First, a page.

‘Nest of Vipers’ showcases Giulio Petroni’s complex plotting and atmospheric set pieces

Nest of Vipers (Night of the Serpent)
Directed by Giulio Petroni
Italy, 1969

Though Giulio Petroni has only rather few titles to his name when compared with his prolific, and better known, counterparts, the Italian director does have the bragging rights of working with both Lee Van Cleef (Death Rides a Horse, 1967) and Orson Welles (Tepepa, 1969).

It’s Petroni’s Nest of Vipers, recently released alongside Pierro Pierotti’s less successful Tails You Lose (1969), by Wild East Productions, that showcases the director’s talent for complex plotting and atmospheric set pieces.

Similar to the earlier Ringo series by Duccio Tessari, and to the now time-honored traditions of Leone and Corbucci, the structure of Nest of Vipers pits the outsider (here, and often, the“gringo”) versus a band of outlaws, where a largely unassuming and tight-knit community is caught in between and unawares.

Luke Askew, probably best known for roles in Easy Rider and Cool Hand Luke, plays Luke, the drunk sharpshooter with a dark past, sent on a mission to kill a child to help his employer’s contact gain a $10,000 inheritance. The plot is complex, particularly when pitted alongside many of the lesser Spaghetti Westerns of the late period, and Petroni and co-writers Fulvio and Lorenzo Gicca Palli do well to start the narrative somewhat obtusely with a mostly unseen murder, shot through a rainy window:

Nest of Vipers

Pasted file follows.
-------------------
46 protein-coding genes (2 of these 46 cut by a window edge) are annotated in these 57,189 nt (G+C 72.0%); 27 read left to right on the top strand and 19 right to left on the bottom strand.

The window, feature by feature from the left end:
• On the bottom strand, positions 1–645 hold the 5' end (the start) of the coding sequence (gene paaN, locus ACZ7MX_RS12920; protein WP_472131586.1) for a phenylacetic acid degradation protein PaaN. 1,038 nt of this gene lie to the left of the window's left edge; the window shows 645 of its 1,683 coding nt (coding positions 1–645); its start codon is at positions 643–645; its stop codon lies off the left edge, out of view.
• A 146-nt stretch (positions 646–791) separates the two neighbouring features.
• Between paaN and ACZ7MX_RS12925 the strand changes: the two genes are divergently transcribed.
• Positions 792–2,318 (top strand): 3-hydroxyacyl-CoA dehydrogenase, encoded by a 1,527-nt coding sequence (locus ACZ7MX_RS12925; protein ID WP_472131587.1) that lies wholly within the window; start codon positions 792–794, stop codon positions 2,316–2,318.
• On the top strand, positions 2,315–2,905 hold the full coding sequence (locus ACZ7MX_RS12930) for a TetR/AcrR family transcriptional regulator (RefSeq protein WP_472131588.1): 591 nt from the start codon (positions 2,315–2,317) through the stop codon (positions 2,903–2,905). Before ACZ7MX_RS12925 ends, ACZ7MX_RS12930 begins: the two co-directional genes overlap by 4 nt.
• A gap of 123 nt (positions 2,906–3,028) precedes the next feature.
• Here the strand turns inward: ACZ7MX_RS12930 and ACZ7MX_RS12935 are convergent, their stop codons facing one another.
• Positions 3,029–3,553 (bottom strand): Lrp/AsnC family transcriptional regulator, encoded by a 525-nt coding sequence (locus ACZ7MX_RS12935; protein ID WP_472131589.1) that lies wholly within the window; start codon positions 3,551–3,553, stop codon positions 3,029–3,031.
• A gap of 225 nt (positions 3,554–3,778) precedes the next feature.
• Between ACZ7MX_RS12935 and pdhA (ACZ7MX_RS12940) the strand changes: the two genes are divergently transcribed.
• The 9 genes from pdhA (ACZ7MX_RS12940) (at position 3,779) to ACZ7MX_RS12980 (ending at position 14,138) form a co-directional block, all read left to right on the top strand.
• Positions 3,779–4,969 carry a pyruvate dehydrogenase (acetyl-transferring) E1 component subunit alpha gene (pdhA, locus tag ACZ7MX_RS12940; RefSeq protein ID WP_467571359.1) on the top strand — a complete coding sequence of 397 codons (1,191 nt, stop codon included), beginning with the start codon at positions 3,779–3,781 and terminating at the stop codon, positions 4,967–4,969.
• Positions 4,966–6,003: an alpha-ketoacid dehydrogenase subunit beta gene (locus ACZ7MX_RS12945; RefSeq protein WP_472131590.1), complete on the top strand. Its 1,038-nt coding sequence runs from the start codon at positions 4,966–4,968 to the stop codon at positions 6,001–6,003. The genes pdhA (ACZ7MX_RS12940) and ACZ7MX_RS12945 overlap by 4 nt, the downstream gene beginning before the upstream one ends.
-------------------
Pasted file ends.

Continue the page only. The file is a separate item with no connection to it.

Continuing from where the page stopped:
If Luke is the epitome of the classic Ringo, Harmonica, or Blondie, then Luigi Pistilli’s Hernandez, the corrupt Mexican police chief, is Sancho, Frank, and Blondie’s many enemies throughout Leone’s Man With No Name trilogy. Luke has a love affair with his gun-

Spaghetti Westerns

-and, like Leone’s Once Upon a Time in the West from only a year previous, a past that gradually unfolds in obscure flashbacks throughout the course of the film, until one final reveal brings his tale full circle.

Leone used a repetitive flashback structure, gradually bringing a distant body into focus to show Harmonica’s (Charles Bronson) origins and motivation for revenge. Petroni’s flashback presentation is similar, where an extreme close-up of Luke’s eyes lead to a vignetted past sequence:


Nest of Vipers Movie

Still, Luke’s past isn’t identical to the anti-heroes that have preceded him. His is a narrative of self-redemption and not vengeance. The ending therefore of Nest of Vipers recalls less the violent, frequently dystopic endings of the film’s immediate forebears, and more the elegiac, mythology of late classic westerns like Shane.

In many ways, Petroni’s western takes a cue from the mood and structure of the concurrent Giallo craze. With Dario Argento just years from reaching prominence with his early 1970’s slashers, Mario Bava in full form with classics like Black Sabbath and Kill Baby, Kill already under his belt, and Lucio Fulci just starting to come into his own, the influence is hard to ignore.

Consider the set-up of Nest of Vipers, which is closer to a whodunit than a typical western, and displays a structure that is very nearly mimicked in Bava’s Bay of Blood two years later: Murder, Cover-Up, Blackmail, Series of Murders.

Perhaps in this way, Nest of Vipers is a fitting farewell to the genre, which would see one master with only one more true western in his repertoire (Leone’s Duck, You Sucker, 1971), and another moving more comfortably into comedy and thrillers (Corbucci, who would go on to direct films like Con Artists and Super Fuzz).

Neal Dhand



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